Librarians are Gold!

Let the Learning Begin…..

INF506 – Module 3: Building Academic Library 2.0

View this YouTube video called ‘Building Academic Library 2.0’. Consider advice provided by one or more of the speakers in terms of a library and information agency that you know (as an employee or user). Select five (5) key pieces of advice from these speakers, and consider how these may be applied to your library to help it embrace a Library 2.0 ethos. Write up your findings as a post (of no more than 350 words in your OLJ).

In my current position as a primary school teacher, I work in partnership with a team of innovative teacher librarians. The following thought provoking pieces of advice in the video file titled ‘Building Academic Library 2.0’ created by Berkeley Academic Library U.S. related to me and encouraged me to reflect:

  1. Leave comments open on your blog. People write useful comments and replies on library blogs, these comments can help other library users to learn. Is your library ready to be “open” and share feedback from users. This is a good honest way to ask questions to library users and then leave their comments open for others to read. This allows users of the library to connect and shows students that the library “cares” and values their feedback.
  2. RSS feeds. Allow users to acquire content and information on their own terms by subscribing to RSS feeds on particular websites that contain information that users are interested in e.g. news websites, natural disasters websites, receiving others blog updates. Users subscribe to the RSS feed and then receive updated information by email or text. This could be particularly useful in a school library when new books are catalogued and ready for borrowing. Therefore library users will not have to visit the library website to look for information about new books, the information will come to them, they can read the content when they are ready, then immediately take action.
  3. Don’t focus just on technologies. Think about the technology have nots, that is the issues / items that don’t consist of the use of technology. Non-technological items can be useful and powerful learning tools too.
  4. Build a learning culture. A huge amount of money in school budgets is spent on teachers attending Professional Development courses / conferences and covering teachers when they are at these events. Valuable professional learning can take place in-house within a school, by teachers sharing ideas and successful teaching strategies with one another. If a learning culture is developed within a school this will result in staff developing programs and becoming more comfortable when using technology.
  5. Develop a risk-tolerant culture. Let users evaluate new technologies and make changes to their teaching programs. I have seen this developed successfully in schools when time has been specifically devoted for staff to critically evaluate new technologies, to play and experience and experiment with blogs, wikis etc… If teachers do not have time to work with these new tools, resentment towards new technologies takes place.
1 Comment »

INF506 – Module 3: Information professionals in a Web 2.0 world.

Based on your reading in Modules 1, 2 and 3 so far, and your examination of Abram’s and Harvey’s definitions of Librarian 2.0 and the views presented in the above YouTube clips, define what you believe to be the essential knowledge, skills and attributes of an information professional in a Web 2.0 world.

According to Harvey (2009) a librarian in a Web 2.0 world “should be a person who is experimenting with new technologies as they come along” and finding the right one to match to the needs of your students. A Librarian 2.0 is someone who is able to distinguish between the hyped up technological tools and tools that will engage and interest their users as well as catering for their needs.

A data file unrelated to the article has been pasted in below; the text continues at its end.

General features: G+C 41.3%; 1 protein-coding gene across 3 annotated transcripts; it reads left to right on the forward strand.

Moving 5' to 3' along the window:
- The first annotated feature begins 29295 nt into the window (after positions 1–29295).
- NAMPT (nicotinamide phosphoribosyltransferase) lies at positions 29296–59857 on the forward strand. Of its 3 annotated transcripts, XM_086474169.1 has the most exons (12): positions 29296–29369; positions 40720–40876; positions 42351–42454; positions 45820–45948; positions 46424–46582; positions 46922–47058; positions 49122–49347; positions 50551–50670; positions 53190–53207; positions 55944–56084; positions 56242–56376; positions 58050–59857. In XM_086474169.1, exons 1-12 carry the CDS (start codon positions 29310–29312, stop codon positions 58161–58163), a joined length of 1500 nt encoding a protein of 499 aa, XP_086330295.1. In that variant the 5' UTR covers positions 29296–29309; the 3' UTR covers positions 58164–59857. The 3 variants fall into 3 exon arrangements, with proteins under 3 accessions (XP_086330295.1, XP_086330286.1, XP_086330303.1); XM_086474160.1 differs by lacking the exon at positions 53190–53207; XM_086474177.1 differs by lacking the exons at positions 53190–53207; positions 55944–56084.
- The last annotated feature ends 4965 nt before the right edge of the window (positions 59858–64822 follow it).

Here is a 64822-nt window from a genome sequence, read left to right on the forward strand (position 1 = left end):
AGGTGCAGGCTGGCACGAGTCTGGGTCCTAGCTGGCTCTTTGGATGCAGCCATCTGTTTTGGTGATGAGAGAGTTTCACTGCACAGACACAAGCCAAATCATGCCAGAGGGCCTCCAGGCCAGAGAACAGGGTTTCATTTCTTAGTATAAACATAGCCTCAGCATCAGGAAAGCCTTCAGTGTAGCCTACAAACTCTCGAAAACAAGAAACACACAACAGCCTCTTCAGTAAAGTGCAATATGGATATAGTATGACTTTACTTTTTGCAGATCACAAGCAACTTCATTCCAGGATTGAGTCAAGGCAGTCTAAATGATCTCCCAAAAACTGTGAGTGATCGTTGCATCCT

Partridge (2010) states that technology is just “one part of Library 2.0 librarians need to be aware of, they need to have some understandings of the emerging technologies – what is available and what it can do and how to make it do what is needed – but they do not need to be IT professionals per se.” It is essential that Librarians 2.0 demonstrate a “need to be interested in, engaged in and committed to lifelong learning” in a Web 2.0 world (Partridge, 2010).

Library 2.0. is a “new culture of participation catalyzed by social web technologies” (Holmberg et al., as cited in Partridge, 2010, p. 677). Examples of Web 2.0 tools include podcasts, voice thread, cloudtags, youtube, flickr, paddlet, diigo, blogs etc. that allow interaction and social collaboration between communities. “A driving force in our decision making about what tools to use should always be our patrons and whether the tools can help us do a better job of delivering services” (Harvey, 2009).

Library 2.0 has changed the library brand, libraries are no longer just about books, instead they are also about collaboration, communication, socialization and interaction on many different levels between library users. Librarians 2.0 are focused on “initiating communication channels and networks, and creating opportunities where users can communicate, interact and create together” (Partridge, 2010).

In a Web 2.0 world librarians are seen as digital life coaches and mentors, assisting “students to move from being knowledgeable to being knowledge-able” (Hughes, 2010).


Harvey, M. (2009). What does it mean to be a Science Librarian 2.0? Issues in Science and Technology Librarianship, (Summer). Retrieved from

Hughes, F. (2010, May 6) Contemporary School Libraries are a core service [Prezi file]. Retrieved from

Partridge, H., Lee, J., & Munro, C. (2010). Becoming “Librarian 2.0”: The Skills, Knowledge, and Attributes Required by Library and Information Science Professionals in a Web 2.0 World (and Beyond). Library Trends, 59(1-2), 315-335.

1 Comment »